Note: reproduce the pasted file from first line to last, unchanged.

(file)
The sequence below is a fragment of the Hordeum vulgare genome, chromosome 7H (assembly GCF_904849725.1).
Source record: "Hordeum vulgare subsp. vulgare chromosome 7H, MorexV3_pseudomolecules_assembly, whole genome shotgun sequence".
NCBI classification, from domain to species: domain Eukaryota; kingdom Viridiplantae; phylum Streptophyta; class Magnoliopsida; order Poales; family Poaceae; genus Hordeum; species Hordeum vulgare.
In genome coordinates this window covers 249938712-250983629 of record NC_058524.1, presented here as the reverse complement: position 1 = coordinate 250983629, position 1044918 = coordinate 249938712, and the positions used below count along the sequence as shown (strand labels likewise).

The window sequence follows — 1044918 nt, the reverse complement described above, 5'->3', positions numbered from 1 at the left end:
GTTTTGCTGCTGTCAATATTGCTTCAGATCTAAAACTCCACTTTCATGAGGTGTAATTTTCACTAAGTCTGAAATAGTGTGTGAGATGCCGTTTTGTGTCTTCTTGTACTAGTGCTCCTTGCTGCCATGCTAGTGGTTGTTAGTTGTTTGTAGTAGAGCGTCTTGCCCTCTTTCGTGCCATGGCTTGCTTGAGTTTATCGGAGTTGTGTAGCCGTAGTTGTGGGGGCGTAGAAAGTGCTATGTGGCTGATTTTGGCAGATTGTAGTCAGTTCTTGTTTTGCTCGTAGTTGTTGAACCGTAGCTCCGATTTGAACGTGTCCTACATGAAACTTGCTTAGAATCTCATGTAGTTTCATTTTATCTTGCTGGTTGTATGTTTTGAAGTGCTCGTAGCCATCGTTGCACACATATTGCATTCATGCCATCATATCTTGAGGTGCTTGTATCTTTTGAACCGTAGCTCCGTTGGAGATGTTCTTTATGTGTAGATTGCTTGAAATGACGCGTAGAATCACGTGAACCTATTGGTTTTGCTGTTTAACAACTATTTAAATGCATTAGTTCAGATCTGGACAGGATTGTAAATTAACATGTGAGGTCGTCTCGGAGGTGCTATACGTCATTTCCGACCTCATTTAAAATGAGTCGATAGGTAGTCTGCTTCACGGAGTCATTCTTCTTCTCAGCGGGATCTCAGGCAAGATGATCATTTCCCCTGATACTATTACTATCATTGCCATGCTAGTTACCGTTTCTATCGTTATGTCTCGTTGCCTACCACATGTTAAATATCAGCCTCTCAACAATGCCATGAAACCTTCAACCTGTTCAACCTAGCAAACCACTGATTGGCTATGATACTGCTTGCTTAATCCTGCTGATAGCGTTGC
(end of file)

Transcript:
The sequence below is a fragment of the Hordeum vulgare genome, chromosome 7H (assembly GCF_904849725.1).
Source record: "Hordeum vulgare subsp. vulgare chromosome 7H, MorexV3_pseudomolecules_assembly, whole genome shotgun sequence".
NCBI classification, from domain to species: domain Eukaryota; kingdom Viridiplantae; phylum Streptophyta; class Magnoliopsida; order Poales; family Poaceae; genus Hordeum; species Hordeum vulgare.
In genome coordinates this window covers 249938712-250983629 of record NC_058524.1, presented here as the reverse complement: position 1 = coordinate 250983629, position 1044918 = coordinate 249938712, and the positions used below count along the sequence as shown (strand labels likewise).

The window sequence follows — 1044918 nt, the reverse complement described above, 5'->3', positions numbered from 1 at the left end:
GTTTTGCTGCTGTCAATATTGCTTCAGATCTAAAACTCCACTTTCATGAGGTGTAATTTTCACTAAGTCTGAAATAGTGTGTGAGATGCCGTTTTGTGTCTTCTTGTACTAGTGCTCCTTGCTGCCATGCTAGTGGTTGTTAGTTGTTTGTAGTAGAGCGTCTTGCCCTCTTTCGTGCCATGGCTTGCTTGAGTTTATCGGAGTTGTGTAGCCGTAGTTGTGGGGGCGTAGAAAGTGCTATGTGGCTGATTTTGGCAGATTGTAGTCAGTTCTTGTTTTGCTCGTAGTTGTTGAACCGTAGCTCCGATTTGAACGTGTCCTACATGAAACTTGCTTAGAATCTCATGTAGTTTCATTTTATCTTGCTGGTTGTATGTTTTGAAGTGCTCGTAGCCATCGTTGCACACATATTGCATTCATGCCATCATATCTTGAGGTGCTTGTATCTTTTGAACCGTAGCTCCGTTGGAGATGTTCTTTATGTGTAGATTGCTTGAAATGACGCGTAGAATCACGTGAACCTATTGGTTTTGCTGTTTAACAACTATTTAAATGCATTAGTTCAGATCTGGACAGGATTGTAAATTAACATGTGAGGTCGTCTCGGAGGTGCTATACGTCATTTCCGACCTCATTTAAAATGAGTCGATAGGTAGTCTGCTTCACGGAGTCATTCTTCTTCTCAGCGGGATCTCAGGCAAGATGATCATTTCCCCTGATACTATTACTATCATTGCCATGCTAGTTACCGTTTCTATCGTTATGTCTCGTTGCCTACCACATGTTAAATATCAGCCTCTCAACAATGCCATGAAACCTTCAACCTGTTCAACCTAGCAAACCACTGATTGGCTATGATACTGCTTGCTTAATCCTGCTGATAGCGTTGC